With wits dulled by alcohol consumption, our driver stubbornly refused to patronize any of the traditional eateries, and he eventually pulled up in front of some dive in a filthy, stinking backwater of town. Awkwardly clambering out of our seats, we locked the car and went inside. We experienced no difficulty in securing a table, since no other diners were present. The table we chose was covered with a fine layer of dirt and grease. Grimy walls and tasteless decor characterized the sordid establishment. A waitress appeared in due time and proceeded to take down our order.
In an alcoholic haze, I read several items from the bill of fare. I don't even remember what I ordered; I only remember that, upon its arrival, the food positively sucked. Knowing that, if nothing else, it would serve to soak up the alcohol, I ate every last unidentifiable morsel on each of my numerous plates. Shoveling huge spoonfuls into his mouth, Jimmy did the same. Our acquaintance couldn't handle the exotic gourmet fare, and he soon dropped out of the race. When we were finished, the wanker paid the bill, and with stinking breath and queasy stomachs we left the squalid restaurant.
The harsh glare of sunlight hurt our eyes as we stepped outside the one-arm joint, and the sun's burning rays beat down upon our unprotected heads. Turning toward our acquaintance, I noticed he was suffering on the verge of heat exhaustion. He returned my scrutiny with a feeble smile.
"Do you guys feel like renting a hotel room?," he asked.
Jimmy and I looked at each other, both clearly recognizing the potential bullsh!t involved in such a situation. The last thing we wanted was to share a hotel room with this f#$%g pack rat.
"No, we want to go to the beach."
"Yeah, take us to the beach," I echoed.
The wanker was persistent in his efforts to persuade us, and a subtle argument arose. He wanted to check into a hotel and "take a nap," but we didn't see any future in that. A "nap" wasn't in the program, and we firmly reiterated our desire to go to the beach. He stalled, and our initially polite requests soon became thinly-veiled threats. The pack rat finally acquiesced, and we loaded into the vehicle and headed for the beach.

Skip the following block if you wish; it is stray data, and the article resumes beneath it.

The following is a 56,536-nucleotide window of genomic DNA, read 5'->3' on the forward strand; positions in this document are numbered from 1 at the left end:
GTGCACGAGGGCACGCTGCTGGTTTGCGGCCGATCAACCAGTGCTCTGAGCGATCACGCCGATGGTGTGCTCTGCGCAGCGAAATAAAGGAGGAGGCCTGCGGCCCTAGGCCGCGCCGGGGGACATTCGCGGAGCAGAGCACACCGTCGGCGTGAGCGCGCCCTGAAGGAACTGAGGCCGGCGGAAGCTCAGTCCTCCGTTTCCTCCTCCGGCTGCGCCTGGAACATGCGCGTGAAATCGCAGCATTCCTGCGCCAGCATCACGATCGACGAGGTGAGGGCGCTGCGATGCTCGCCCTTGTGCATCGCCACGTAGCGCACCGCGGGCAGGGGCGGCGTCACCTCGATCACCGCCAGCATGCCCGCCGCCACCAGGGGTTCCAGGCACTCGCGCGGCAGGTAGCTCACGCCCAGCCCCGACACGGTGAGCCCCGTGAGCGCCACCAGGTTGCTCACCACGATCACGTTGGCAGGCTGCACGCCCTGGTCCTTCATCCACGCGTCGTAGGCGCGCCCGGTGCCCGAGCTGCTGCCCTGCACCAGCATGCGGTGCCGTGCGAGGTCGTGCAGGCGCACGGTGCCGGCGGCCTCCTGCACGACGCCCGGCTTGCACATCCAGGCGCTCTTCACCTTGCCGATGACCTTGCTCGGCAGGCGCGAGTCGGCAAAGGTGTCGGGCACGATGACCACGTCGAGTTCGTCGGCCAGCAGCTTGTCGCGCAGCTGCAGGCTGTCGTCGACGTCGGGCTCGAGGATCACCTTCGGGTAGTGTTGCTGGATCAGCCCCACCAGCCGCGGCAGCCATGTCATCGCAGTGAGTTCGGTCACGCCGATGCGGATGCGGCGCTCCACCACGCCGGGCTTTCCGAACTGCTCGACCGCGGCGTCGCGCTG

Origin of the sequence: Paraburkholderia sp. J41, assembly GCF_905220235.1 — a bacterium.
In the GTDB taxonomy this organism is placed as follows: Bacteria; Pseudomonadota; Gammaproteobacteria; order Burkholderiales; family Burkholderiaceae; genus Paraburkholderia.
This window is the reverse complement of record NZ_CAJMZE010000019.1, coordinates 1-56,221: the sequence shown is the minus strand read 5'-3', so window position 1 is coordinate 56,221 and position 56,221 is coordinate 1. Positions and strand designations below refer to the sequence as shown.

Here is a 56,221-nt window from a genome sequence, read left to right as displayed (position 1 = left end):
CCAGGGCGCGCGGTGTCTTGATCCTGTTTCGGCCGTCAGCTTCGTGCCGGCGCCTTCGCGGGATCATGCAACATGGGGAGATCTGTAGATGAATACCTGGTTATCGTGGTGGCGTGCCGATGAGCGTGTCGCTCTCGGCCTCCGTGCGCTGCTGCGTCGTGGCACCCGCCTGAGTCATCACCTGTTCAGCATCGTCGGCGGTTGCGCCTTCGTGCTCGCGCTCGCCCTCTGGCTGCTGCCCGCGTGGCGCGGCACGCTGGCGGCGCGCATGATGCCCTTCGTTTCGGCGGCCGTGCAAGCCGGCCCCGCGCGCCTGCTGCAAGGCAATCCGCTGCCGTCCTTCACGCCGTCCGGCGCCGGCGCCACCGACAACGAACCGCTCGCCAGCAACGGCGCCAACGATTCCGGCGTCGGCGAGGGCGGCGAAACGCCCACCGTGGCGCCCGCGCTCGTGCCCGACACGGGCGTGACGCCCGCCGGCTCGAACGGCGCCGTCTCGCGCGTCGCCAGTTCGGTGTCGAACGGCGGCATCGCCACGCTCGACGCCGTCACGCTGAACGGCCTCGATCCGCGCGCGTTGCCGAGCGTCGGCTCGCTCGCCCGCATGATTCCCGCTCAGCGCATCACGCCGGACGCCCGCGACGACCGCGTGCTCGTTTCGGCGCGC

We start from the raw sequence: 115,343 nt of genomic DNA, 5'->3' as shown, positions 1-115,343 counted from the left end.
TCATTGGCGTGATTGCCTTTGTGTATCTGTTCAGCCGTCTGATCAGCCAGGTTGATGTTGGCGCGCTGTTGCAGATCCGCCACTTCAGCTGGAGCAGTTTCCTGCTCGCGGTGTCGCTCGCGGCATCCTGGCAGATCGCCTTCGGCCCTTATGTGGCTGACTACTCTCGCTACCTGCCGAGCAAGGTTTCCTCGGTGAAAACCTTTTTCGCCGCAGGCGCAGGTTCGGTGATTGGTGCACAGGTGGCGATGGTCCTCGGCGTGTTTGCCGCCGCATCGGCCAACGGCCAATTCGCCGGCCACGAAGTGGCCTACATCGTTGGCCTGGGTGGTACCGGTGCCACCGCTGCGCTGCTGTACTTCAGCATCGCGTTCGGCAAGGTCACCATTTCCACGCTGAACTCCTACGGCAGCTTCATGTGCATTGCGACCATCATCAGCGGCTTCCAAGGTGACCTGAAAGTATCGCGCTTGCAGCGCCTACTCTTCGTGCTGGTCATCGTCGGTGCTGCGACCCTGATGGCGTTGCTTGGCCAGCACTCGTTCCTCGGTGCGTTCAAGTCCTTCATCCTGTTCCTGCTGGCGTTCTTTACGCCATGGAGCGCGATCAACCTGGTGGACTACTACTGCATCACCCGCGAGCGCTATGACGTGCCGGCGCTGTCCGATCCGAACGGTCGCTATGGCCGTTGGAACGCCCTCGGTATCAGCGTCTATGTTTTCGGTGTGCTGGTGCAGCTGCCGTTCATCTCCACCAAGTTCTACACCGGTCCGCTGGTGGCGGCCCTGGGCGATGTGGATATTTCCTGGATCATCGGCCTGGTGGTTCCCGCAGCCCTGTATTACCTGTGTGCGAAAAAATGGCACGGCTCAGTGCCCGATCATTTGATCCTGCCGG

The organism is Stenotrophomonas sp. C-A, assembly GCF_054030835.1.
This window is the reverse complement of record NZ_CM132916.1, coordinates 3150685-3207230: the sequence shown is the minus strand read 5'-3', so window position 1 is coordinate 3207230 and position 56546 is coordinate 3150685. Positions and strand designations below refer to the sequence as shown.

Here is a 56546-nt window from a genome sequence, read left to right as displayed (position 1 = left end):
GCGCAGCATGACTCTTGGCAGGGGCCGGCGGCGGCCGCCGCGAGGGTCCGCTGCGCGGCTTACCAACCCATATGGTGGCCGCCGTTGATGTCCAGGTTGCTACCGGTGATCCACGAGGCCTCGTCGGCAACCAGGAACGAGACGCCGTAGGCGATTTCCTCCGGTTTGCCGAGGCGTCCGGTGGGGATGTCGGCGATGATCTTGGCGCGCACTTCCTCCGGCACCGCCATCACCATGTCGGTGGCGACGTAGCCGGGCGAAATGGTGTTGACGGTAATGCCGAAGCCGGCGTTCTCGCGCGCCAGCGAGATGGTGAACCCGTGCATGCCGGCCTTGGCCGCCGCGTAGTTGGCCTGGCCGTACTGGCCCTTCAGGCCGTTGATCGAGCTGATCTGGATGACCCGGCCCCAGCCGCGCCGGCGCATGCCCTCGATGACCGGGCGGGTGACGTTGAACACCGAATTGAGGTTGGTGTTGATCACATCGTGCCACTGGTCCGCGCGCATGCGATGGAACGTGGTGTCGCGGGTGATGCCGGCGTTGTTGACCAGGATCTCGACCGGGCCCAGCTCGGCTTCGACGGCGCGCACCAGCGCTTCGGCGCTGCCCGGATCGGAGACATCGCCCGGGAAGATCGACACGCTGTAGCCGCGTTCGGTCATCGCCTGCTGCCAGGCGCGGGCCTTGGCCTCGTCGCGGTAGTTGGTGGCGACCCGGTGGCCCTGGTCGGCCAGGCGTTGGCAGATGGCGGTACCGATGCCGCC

We pulled onto a nearly deserted stretch of rocky coastline one or two miles south of the harbor entrance. A Mexican family was barely visible half a mile away, but otherwise we were alone upon that barren shore. So much for our former claims of beaches thronged with naked women. We told our driver to park the VW right by the water's edge, so we could keep an eye on the car while sitting on the beach and pounding another round of drinks. As soon as the vehicle rolled to a stop, Jimmy and I disembarked with party materials in our hands. By this time, the pack rat was too tired to join us, and in a drunken stupor he sat slumped in the driver's seat. The overwhelming combination of liquor, food, and burning sun had mercilessly hammered the wanker into insensibility. His head lolled back, his mouth opened, and presently he was loudly snoring in a state of utter exhaustion.
I rose and walked back to the car to check the occupant's condition. After the most cursory examination, I proceeded to ransack the vehicle. I rifled the dash, cabin, and trunk, but absolutely nothing of value could be found. The only existing object of theft in the entire stinking VW was the pack rat's fat wallet, which was buried under his weight in his right hip pocket. I slowly shook my head in disgust and returned to where Jimmy sat on the beach.
"I say we roll this geriatric f@g and head back to San Diego. We can leave him here, drive to Tijuana, ditch the car, and cross the border on foot. We can use the money to buy bus tickets and go to Huntington in style."
"Sounds good to me," Jimmy said. "I'm gettin' tired of his sorry @ss anyway."
"We'll have to knock him out first, so he doesn't call the Federales before we reach Tijuana." I had no desire to spend the next few years behind the walls of a Mexican prison.
We both rose and approached the VW. Stooping down beside it, I picked up a rock the size of a baseball and clambered into the back seat. Jimmy sat shotgun, knife in hand, and together we surveyed the sonorous wreck slumped behind the wheel. His snoring was more obnoxious than ever, and one or two flies lazily circled above his open mouth. A tiny rivulet of drool ran down his chin and fell onto his shirt. In a lull between snores, a low rumbling deep in his bowels signaled some intestinal disturbance. All things considered, he wasn't a very pretty sight.